The 40-hour associates

After the scramble to offer the highest entry salary, in spring 2017 firms were falling over themselves with ideas for alternative working time models: Linklaters offered new graduates a fixed working time of 40 hours per week. At McDermott Will & Emery, contracts were even signed with a weekly working time of just 35 hours. Is this finally a new strategy in the fight for the best young lawyers? Or even a magic bullet? Only to a limited degree.

In German commercial law firms, nine to five is (still) a concept as exotic as a robot colleague. Although the beginnings of both of these are evident, such suggestions are still met with unease and skepticism. The average working time for associates in Germany, according to the azur surveys, has been more than 54 hours a week for years.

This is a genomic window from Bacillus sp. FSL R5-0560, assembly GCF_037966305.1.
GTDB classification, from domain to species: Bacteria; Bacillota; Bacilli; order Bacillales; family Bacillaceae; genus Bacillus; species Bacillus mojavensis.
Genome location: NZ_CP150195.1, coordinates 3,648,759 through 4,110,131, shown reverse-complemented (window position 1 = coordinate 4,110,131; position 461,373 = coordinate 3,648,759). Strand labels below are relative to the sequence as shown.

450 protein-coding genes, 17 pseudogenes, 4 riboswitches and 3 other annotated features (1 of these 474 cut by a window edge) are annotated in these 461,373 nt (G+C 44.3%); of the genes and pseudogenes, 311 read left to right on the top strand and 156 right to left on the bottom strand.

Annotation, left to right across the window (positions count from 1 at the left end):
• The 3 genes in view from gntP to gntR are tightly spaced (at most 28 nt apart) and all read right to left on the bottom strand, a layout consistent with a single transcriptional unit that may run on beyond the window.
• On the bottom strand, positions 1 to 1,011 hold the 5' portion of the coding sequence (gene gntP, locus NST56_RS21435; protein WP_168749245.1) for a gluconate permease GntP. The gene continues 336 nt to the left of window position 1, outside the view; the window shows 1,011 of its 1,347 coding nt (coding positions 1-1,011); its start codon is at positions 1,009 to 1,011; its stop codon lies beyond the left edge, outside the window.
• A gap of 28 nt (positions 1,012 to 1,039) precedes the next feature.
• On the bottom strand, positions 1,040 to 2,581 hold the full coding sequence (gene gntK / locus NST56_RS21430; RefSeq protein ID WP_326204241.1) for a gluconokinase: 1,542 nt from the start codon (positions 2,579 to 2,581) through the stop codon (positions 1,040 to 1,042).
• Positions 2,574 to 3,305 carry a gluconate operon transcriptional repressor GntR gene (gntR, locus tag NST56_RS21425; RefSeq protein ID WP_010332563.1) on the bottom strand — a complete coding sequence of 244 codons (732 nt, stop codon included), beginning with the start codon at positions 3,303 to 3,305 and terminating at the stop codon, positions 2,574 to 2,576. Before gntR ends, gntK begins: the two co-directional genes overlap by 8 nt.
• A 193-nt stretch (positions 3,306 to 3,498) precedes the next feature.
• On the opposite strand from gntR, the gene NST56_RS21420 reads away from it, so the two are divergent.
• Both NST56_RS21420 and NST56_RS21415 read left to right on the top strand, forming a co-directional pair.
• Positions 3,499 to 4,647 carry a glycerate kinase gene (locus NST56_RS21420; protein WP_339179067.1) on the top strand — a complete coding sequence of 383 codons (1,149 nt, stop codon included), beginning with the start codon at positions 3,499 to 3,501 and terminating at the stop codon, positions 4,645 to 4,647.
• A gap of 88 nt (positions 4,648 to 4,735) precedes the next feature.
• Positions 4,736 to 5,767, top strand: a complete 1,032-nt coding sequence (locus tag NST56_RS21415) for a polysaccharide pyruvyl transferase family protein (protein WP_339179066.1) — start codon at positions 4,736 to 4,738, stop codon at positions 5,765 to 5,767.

So far only a few firms have attempted to approach the competition for graduates with offers based on working hours. Baker & McKenzie was one of the pioneers in 2014. Today, the firm employs just under ten percent of its associates with a fixed number of hours and a reduced starting salary. McDermott Will & Emery also takes a different approach, offering a maximum of €75,000 for a 35- to 38.5-hour week – a salary comparable to those in legal departments. New graduates without a fixed hourly limit earn up to €125,000.

Competition is indeed tough: according to an azur survey of 150 law firms, these alone wanted to hire 2,000 fully qualified lawyers in 2017, a number similar to the previous year. There are only around 1,600 top-class graduates available. And of these, some hope to go into public service or to companies.

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